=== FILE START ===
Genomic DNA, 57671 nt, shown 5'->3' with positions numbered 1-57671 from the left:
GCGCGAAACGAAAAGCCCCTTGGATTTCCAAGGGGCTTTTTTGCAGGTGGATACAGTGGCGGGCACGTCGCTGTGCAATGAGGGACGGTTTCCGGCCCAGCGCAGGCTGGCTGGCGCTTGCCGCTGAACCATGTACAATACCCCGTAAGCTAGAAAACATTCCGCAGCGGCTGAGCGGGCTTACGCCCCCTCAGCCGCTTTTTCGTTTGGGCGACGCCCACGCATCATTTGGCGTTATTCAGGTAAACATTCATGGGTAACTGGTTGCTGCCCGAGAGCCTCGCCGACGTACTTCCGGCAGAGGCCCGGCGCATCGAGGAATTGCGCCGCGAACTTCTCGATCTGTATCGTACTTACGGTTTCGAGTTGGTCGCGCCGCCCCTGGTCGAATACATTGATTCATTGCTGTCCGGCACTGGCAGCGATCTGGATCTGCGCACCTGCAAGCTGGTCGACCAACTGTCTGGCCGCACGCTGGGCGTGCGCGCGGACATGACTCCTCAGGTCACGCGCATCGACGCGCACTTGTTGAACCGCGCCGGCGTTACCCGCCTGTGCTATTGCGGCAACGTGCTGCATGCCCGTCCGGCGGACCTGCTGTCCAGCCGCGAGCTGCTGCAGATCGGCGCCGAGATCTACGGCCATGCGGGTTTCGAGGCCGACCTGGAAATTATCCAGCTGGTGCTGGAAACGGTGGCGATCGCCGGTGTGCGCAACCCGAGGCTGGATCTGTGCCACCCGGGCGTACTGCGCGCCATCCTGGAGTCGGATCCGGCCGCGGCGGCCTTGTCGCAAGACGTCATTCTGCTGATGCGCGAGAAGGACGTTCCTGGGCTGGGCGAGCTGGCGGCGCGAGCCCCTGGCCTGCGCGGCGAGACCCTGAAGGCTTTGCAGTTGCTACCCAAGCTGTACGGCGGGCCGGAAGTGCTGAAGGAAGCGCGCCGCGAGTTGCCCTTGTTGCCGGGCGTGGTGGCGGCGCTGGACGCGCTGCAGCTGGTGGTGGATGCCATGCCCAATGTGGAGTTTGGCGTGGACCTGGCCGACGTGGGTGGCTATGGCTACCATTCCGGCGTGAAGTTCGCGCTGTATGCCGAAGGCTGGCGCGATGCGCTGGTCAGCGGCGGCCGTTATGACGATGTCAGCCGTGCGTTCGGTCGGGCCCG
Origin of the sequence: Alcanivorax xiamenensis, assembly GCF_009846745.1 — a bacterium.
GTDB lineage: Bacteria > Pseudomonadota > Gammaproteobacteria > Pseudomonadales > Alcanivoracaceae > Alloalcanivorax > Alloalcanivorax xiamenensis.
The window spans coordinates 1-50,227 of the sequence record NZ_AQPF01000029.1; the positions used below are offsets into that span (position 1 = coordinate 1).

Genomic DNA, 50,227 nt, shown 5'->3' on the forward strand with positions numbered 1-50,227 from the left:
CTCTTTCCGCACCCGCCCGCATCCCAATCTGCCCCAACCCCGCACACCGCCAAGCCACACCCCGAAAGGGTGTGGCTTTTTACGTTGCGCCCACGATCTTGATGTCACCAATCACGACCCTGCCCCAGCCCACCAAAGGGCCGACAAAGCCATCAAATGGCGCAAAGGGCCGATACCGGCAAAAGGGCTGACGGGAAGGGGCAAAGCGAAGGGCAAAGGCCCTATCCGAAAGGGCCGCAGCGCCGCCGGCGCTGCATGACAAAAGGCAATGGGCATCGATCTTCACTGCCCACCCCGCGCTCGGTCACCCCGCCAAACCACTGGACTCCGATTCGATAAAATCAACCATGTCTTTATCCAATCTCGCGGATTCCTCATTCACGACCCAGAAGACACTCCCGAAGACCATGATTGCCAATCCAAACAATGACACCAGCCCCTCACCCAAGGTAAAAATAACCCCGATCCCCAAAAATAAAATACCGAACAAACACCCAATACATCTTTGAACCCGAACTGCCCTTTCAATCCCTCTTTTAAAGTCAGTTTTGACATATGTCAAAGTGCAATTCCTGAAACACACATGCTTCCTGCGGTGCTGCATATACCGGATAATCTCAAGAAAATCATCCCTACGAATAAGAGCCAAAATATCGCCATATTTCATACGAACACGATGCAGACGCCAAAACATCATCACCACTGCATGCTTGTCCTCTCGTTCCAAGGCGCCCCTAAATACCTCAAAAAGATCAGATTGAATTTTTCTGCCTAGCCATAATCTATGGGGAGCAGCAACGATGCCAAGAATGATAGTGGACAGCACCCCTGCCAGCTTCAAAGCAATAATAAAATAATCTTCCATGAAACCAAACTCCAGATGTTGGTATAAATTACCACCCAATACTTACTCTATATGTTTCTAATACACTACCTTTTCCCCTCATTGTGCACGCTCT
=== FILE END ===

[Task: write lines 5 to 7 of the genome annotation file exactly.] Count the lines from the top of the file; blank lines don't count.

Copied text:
The window spans coordinates 1-50,227 of the sequence record NZ_AQPF01000029.1; the positions used below are offsets into that span (position 1 = coordinate 1).

Genomic DNA, 50,227 nt, shown 5'->3' on the forward strand with positions numbered 1-50,227 from the left:
CTCTTTCCGCACCCGCCCGCATCCCAATCTGCCCCAACCCCGCACACCGCCAAGCCACACCCCGAAAGGGTGTGGCTTTTTACGTTGCGCCCACGATCTTGATGTCACCAATCACGACCCTGCCCCAGCCCACCAAAGGGCCGACAAAGCCATCAAATGGCGCAAAGGGCCGATACCGGCAAAAGGGCTGACGGGAAGGGGCAAAGCGAAGGGCAAAGGCCCTATCCGAAAGGGCCGCAGCGCCGCCGGCGCTGCATGACAAAAGGCAATGGGCATCGATCTTCACTGCCCACCCCGCGCTCGGTCACCCCGCCAAACCACTGGACTCCGATTCGATAAAATCAACCATGTCTTTATCCAATCTCGCGGATTCCTCATTCACGACCCAGAAGACACTCCCGAAGACCATGATTGCCAATCCAAACAATGACACCAGCCCCTCACCCAAGGTAAAAATAACCCCGATCCCCAAAAATAAAATACCGAACAAACACCCAATACATCTTTGAACCCGAACTGCCCTTTCAATCCCTCTTTTAAAGTCAGTTTTGACATATGTCAAAGTGCAATTCCTGAAACACACATGCTTCCTGCGGTGCTGCATATACCGGATAATCTCAAGAAAATCATCCCTACGAATAAGAGCCAAAATATCGCCATATTTCATACGAACACGATGCAGACGCCAAAACATCATCACCACTGCATGCTTGTCCTCTCGTTCCAAGGCGCCCCTAAATACCTCAAAAAGATCAGATTGAATTTTTCTGCCTAGCCATAATCTATGGGGAGCAGCAACGATGCCAAGAATGATAGTGGACAGCACCCCTGCCAGCTTCAAAGCAATAATAAAATAATCTTCCATGAAACCAAACTCCAGATGTTGGTATAAATTACCACCCAATACTTACTCTATATGTTTCTAATACACTACCTTTTCCCCTCATTGTGCACGCTCT